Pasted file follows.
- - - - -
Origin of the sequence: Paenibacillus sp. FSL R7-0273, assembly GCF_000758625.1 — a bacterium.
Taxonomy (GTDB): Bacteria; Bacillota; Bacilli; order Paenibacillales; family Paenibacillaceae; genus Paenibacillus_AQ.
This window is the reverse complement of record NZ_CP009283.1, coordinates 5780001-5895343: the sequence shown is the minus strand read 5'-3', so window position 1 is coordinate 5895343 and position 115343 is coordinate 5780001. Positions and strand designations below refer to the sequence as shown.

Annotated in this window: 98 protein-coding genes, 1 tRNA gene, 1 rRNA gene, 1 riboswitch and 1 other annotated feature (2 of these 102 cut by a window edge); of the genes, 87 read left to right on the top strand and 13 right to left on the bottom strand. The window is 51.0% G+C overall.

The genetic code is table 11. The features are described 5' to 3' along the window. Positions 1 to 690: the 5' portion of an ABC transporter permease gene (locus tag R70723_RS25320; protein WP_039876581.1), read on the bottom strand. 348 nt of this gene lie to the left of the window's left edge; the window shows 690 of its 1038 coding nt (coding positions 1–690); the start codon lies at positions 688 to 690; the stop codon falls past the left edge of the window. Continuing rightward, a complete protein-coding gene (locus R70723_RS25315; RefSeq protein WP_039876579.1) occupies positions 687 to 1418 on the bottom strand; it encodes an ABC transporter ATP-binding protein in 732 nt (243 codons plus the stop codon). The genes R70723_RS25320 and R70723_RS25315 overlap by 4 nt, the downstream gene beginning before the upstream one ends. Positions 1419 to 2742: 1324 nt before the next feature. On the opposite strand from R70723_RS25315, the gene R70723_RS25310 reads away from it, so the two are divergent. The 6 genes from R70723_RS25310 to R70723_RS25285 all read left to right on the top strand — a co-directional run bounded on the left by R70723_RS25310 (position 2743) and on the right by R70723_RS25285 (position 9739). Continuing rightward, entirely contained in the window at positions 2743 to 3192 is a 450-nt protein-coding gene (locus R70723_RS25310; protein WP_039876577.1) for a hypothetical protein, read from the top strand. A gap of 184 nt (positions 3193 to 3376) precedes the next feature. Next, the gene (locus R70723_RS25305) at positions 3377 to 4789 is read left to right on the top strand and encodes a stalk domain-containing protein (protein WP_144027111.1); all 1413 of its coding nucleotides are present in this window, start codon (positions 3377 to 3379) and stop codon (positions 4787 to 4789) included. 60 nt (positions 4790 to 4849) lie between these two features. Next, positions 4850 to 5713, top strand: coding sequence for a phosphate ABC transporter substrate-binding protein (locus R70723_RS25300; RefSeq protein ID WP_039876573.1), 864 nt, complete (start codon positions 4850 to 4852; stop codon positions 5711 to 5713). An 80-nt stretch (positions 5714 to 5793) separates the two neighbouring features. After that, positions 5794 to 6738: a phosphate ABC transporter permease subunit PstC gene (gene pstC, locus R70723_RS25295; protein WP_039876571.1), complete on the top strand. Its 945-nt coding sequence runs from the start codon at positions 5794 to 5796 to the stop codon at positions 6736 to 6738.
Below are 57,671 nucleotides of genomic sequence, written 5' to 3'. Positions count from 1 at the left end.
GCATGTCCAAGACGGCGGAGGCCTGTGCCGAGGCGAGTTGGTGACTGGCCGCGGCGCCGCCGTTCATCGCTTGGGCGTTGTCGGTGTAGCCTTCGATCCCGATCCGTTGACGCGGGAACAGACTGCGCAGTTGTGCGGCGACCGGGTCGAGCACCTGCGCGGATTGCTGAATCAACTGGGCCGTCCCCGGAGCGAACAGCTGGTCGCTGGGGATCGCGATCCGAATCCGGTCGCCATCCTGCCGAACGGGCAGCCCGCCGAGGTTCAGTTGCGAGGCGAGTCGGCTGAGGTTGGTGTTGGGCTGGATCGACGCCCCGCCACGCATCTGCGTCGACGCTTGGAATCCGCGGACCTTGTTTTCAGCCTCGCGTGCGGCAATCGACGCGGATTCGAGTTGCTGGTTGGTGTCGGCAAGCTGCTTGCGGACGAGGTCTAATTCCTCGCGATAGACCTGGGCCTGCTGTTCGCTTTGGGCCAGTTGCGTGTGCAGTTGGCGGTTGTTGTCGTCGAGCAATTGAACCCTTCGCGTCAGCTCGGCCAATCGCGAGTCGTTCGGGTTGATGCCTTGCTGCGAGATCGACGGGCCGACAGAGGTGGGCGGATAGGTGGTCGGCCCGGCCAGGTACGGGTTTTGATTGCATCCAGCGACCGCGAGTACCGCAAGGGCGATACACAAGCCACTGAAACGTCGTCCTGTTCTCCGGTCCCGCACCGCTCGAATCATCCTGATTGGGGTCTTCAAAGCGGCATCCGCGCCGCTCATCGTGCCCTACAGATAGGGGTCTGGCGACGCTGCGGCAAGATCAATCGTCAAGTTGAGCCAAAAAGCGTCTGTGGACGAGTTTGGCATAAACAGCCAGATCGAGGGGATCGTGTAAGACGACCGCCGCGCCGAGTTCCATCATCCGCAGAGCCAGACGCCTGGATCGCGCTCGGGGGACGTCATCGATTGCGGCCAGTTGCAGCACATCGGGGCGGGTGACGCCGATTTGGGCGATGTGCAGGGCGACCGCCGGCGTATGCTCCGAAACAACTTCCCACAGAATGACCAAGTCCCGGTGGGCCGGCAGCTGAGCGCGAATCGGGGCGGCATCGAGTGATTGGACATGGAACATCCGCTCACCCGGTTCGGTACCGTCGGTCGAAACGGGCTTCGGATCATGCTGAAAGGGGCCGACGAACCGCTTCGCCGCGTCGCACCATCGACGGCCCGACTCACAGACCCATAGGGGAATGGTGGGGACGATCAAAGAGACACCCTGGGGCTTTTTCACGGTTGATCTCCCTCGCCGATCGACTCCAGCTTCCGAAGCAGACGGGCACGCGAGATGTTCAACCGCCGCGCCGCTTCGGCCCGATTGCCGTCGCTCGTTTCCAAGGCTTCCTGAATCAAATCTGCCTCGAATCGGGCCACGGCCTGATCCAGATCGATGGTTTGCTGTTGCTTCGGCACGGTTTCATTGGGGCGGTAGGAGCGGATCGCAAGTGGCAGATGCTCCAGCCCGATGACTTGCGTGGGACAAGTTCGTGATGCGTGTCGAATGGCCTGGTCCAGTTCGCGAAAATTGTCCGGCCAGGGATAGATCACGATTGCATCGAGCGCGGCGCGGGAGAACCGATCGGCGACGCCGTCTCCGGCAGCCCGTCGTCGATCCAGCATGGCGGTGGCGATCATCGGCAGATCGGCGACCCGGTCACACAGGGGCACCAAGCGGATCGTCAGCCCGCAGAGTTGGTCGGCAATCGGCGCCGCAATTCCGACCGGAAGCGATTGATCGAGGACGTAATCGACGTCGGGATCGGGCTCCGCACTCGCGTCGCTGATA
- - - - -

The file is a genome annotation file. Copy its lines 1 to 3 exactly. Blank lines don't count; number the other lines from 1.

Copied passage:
Origin of the sequence: Paenibacillus sp. FSL R7-0273, assembly GCF_000758625.1 — a bacterium.
Taxonomy (GTDB): Bacteria; Bacillota; Bacilli; order Paenibacillales; family Paenibacillaceae; genus Paenibacillus_AQ.
This window is the reverse complement of record NZ_CP009283.1, coordinates 5780001-5895343: the sequence shown is the minus strand read 5'-3', so window position 1 is coordinate 5895343 and position 115343 is coordinate 5780001. Positions and strand designations below refer to the sequence as shown.